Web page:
For much of human history, cannabis was used for food, fiber, and as a drug for medical and spiritual purposes. It was only in the late 1800s that countries around the world began to ban its use and cultivation. By the mid-1900s, cannabis prohibition was the norm in most parts of the world, and only recently have public attitudes begun to shift.
As cannabis’s stigma begins to dissipate, we look back at the plant’s history and how we got to now.
Archeological evidence suggests that cannabis was first domesticated in Central Asia. From there, humans brought the plant with them in their migrations across the globe.
In each area that humans settled, they bred the plant for their specific needs such as food, fiber and in some cases even psychoactivity. Over thousands of years, humans selectively bred cannabis plants, and each area developed plants that were specifically adapted to life in that region. Today, these indigenous plants are known as landrace strains.
Archeologists have found evidence of the cannabis plant in southern and eastern Asia, Europe, Egypt and the Arabian Peninsula. The cannabis plant played an important economic, cultural and spiritual role in the civilizations it was cultivated in. The plant was also used medicinally by many ancient civilizations, including by the Chinese, Egyptians and Romans.
After the fall of the Western Roman Empire, cannabis continued to play an important role in ancient societies. Archeologists uncovered the grave of French queen Arnegunde, who was buried with a hemp cloth in 570. And cannabis seeds were uncovered in a Viking burial that dates back to 800.
References to hashish abound in the Arab world and date as far back as 1000. Some of the earliest references to cannabis’s intoxicating properties were from the Arab world during this era. The famous One Thousand and One Nights contains details of the cannabis’s aphrodisiac properties. The plant was even implicated as a tool that was used by assassins in Marco Polo’s account of his journeys in the late 1200s.
It’s speculated that the Arabs spread cannabis to Africa, as the plant isn’t native to the continent. The earliest evidence of the plant in Africa outside of Egypt is from Ethiopia in the 1300s, where archeologists discovered ceramic pipes that contained traces of cannabis.
Ropes and sails made from hemp were crucial to the Age of Discovery. Hemp was so important that by 1545 the Spanish crown required much of its colonized farmers to meet hemp quotas.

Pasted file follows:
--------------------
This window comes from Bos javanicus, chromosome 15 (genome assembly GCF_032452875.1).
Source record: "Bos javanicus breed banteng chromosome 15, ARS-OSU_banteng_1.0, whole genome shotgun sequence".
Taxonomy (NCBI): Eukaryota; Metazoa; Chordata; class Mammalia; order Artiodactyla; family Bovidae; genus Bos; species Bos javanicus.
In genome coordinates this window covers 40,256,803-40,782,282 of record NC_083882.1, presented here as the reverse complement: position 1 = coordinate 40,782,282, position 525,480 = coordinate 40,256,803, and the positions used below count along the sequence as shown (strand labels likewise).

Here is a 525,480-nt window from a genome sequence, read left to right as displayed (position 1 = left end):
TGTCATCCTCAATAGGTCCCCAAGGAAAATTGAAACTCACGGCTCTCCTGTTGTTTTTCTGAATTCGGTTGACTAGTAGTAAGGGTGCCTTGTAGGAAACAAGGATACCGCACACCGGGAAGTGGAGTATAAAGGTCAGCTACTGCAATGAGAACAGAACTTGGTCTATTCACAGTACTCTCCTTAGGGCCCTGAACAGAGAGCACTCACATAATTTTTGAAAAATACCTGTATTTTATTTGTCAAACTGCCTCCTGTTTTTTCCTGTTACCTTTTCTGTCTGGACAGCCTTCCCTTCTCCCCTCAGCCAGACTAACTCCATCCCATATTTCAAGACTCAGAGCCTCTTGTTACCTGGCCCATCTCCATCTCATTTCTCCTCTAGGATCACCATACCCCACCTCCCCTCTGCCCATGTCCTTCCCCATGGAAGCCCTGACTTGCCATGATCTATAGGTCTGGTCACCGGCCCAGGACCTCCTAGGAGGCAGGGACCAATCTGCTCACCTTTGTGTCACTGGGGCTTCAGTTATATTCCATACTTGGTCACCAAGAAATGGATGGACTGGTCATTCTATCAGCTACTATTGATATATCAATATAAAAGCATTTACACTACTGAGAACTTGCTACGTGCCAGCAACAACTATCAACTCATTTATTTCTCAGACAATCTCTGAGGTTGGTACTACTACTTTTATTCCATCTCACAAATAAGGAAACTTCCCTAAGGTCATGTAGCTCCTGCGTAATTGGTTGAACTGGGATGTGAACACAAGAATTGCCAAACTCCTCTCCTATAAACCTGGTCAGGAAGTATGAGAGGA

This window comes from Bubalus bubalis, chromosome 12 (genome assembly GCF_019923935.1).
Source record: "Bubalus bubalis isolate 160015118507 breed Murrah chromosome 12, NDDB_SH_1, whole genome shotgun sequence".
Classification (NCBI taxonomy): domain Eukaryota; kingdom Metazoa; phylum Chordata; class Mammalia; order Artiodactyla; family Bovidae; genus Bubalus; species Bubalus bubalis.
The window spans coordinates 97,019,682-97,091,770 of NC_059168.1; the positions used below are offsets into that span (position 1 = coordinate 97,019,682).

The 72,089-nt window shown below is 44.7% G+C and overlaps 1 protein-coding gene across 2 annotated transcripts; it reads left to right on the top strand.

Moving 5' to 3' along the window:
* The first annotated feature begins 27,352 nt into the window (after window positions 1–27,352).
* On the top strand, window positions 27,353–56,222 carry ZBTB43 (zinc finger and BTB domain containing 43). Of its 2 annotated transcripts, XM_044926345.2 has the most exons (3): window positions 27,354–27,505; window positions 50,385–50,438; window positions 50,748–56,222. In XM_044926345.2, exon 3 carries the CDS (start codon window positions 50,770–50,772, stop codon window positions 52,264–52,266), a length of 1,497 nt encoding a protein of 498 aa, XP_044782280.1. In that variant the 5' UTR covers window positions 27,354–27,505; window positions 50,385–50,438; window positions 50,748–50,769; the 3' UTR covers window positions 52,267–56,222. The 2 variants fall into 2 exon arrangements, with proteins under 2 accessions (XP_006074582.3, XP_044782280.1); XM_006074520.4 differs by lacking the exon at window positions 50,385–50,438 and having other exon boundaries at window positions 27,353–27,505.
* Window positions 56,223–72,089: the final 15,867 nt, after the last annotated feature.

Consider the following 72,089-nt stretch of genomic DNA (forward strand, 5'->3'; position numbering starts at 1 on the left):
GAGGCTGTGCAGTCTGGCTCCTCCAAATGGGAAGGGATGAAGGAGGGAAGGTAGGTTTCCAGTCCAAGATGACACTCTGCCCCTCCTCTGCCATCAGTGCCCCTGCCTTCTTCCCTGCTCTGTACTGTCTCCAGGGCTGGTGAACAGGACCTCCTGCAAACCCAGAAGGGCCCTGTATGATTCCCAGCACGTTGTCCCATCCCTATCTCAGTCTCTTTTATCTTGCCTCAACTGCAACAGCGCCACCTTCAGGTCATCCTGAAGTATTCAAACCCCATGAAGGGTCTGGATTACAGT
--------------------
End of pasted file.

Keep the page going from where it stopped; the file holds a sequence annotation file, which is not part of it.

Meanwhile in Britain, cannabis cultivation hit its peak to meet the English military’s seafaring needs. During the Tudor era, farmers in the English countryside were required to plant a certain percentage of their land with cannabis, and the same was required of farmers in Scandinavia.
Naturalist Carl Linnaeus described a single species of hemp, Cannabis sativa in Species Plantarum, which was published in 1753. In 1785, another naturalist, Jean-Baptiste de Lamark, proposes that there are two species of the plant: C. sativa as previously described and Cannabis indica, a wild species that grows in India and the surrounding regions. The debate over whether marijuana constitutes more than one species continues to this day.
Cannabis medicines were a common sight in pharmacies during the 1800s into the early 1900s
Irish physician William Brooke O’Shaughnessy often traveled to India. It was here that he first studied and observed the use of Cannabis indica. In 1842, William returned from his travels and brought cannabis to Britain, provoking renewed interest in the plant’s medicinal properties in the West.
During the 1800s into the early 1900s, cannabis was a popular sight in pharmacies across the West, including in the United States, where it was used as a remedy for everything from pain to insomnia.
In the beginning of the 1800s, cannabis in the concentrated form of hashish and drugs like opium were recreationally popular in Europe’s scientific and literary circles. The Club des Hashischins, or Club of Hashish-Eaters, was one such group that participated in this type of recreation. The club was dedicated to exploring drug-induced experiences, and hashish was often their substance of choice. Some of the group’s most well-known members included Alexander Dumas, Victor Hugo and Charles Baudelaire.
Some countries in the Islamic world began to ban cannabis in the late 1800s. Egypt banned the plant’s importation in 1879; Morocco heavily regulated cannabis cultivation and trade; and Greece banned hashish in 1890. These laws had varying degrees of success.
The Indian Hemp Drugs Commission was formed to investigate what was known at the time as “the ganja menace.” After a year of research and interviews with Indians from all walks of life, the commission found that banning cannabis would be “totally unjustifiable.” Doing so, they stated, would make England very unpopular due to the plant’s integral part in social and religious life in the country. Moreover, they felt that a ban would cause people to turn to more harmful drugs—a sentiment that bears modern applications.
California, Maine, Wyoming and Indiana banned marijuana. Other states followed suit; by 1933, 29 states had criminalized the plant.
The goal of the International Opium Convention in 1912 was to regulate the opium industry. However, by 1925, cannabis was also included on the agenda. An agreement was made between 13 nations, including the United States, to ban exports of “Indian hemp” in countries that had prohibited its use. Although restricted, there was still much leeway for countries to grow cannabis, trade internally and use the plant for recreational reasons. The law was established in 1925, but didn’t go into effect until 1938.
The 1930s marked the start of the reefer-madness era in the United States. The term comes from a movie of the same name, an anti-cannabis piece of propaganda that was released in 1936.